What if the obstacle that has been holding you back is just an optical illusion?
What if there is a path around the hurdle you feel you can’t get over?
What if you could move forward in victory instead of living your life looking backward...
All good stories have one thing in common. All of them.
Think about it. Got any ideas?
Here’s a hint. Have you ever stopped watching a series? The number one reason people stop watching a series, or skip ahead in a book, is because they are bored.
Here it is: one thing all good stories have in common is a plot!
The plot gives us a reason to keep watching. We are wondering what’s going to happen?
If you are bored with your life, it’s likely your plot line is lagging. Have you given up hope? Are you not sure what’s next?
Having a destination clarifies the journey!
If you are still living there is a reason. God has something for you to...
What if taking your care to the next level required less of you but was more effective?!
Is that even possible!
Caring for the young requires a lot from the caregiver.
It can be downright exhausting, but now that my kids are grown I am so proud of them. They feed themselves, tie their own shoes, read on their own etc. In fact my kids have mastered adulting and are having their own families and making an impact on the world! I’m so proud of them.
When they were young it wasn’t always easy, but as we taught them how to do things they grew and became more and more healthfully independent.
Our church family is like this, too.
When people are young in faith they need to have things done for them, be taught about expectations and they need practice to get things right.
As leaders it can be easy to get stuck thinking the people we are caring for are...
Did you know, true coaches DON’T tell people what to do?
True coaches use active listening and powerful questions to help people engage with God toward the desires He has put in their hearts and the way God is leading them!
True coaching requires patience, trust, and belief.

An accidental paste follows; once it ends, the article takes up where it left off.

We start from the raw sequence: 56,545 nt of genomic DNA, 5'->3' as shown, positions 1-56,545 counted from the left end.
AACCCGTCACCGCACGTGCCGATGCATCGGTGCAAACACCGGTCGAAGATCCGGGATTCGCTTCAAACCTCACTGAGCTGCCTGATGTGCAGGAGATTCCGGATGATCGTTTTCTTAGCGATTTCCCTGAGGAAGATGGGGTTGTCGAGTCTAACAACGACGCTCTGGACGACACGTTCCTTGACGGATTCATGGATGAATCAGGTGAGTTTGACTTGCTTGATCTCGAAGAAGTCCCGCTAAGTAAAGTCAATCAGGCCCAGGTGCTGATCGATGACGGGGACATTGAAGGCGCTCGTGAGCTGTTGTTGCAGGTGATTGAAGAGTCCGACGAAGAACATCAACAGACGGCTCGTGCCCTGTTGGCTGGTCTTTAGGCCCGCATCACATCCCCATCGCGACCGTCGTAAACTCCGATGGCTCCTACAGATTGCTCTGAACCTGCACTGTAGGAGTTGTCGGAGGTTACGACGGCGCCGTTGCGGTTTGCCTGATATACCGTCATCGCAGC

These things take time and don’t come easy. Let's explain.
Coaching walks with a person while they are learning to hear God’s voice for themselves. It would be much easier for me to just tell them what to do!
BUT woah! What if I am wrong? …. That is a scary thought and dangerous. However, if I am right it can be equally not good, if I am right I am teaching them that they need to go to someone else to hear from God… How sad. God wants to talk to them personally, and I want to get in the middle for expediencies sake?!
If I am honest, really honest, sometimes I don’t trust the Holy Spirit. I hate even...
Talking with a couple coach trainees yesterday got me to thinking about how eating organic food is like coaching.
Here’s some of my thoughts. Organic food by definition is pure. It has no additives or artificial interference. It is slow, you can’t rush it or grow it in a hurry and it has a different constitution than say, fast food.
So, here’s the three ways that Coaching is like eating organic food.
I crave a soda and fries… but as I learn to listen to my body better I am finding that those cravings were a mask to what I really wanted and needed.
In my spiritual life I crave someone just telling me what to do. I don’t really want to dig behind the mask to find out what is really needed in my life.
I want a quick fix. If I could get a godly answer in a drive thru situation I would wait in line for it. But the waiting God has for me is of a...
Defining “Coachable” is vital!
In Part 1 of this series we saw that without choosing a focus the coaching conversation (and our lives) are just rambling around with no destination.
Once we know where we are going we need to have a way to get there.
It seems elementary, but just like no one sets out intentionally to not focus, few people choose a focus and then choose not to make a plan.
We all do it though.
We want something that we aren’t really doing anything about.
Which of these are on your list?
The list could go on and on, but it doesn’t need to.
Once we have narrowed down our possibles to one specific next goal, we can take Step 2 and begin the journey. (See the Part 1 post if you need help here.)
There are a lot of O words and Opportunities involved here....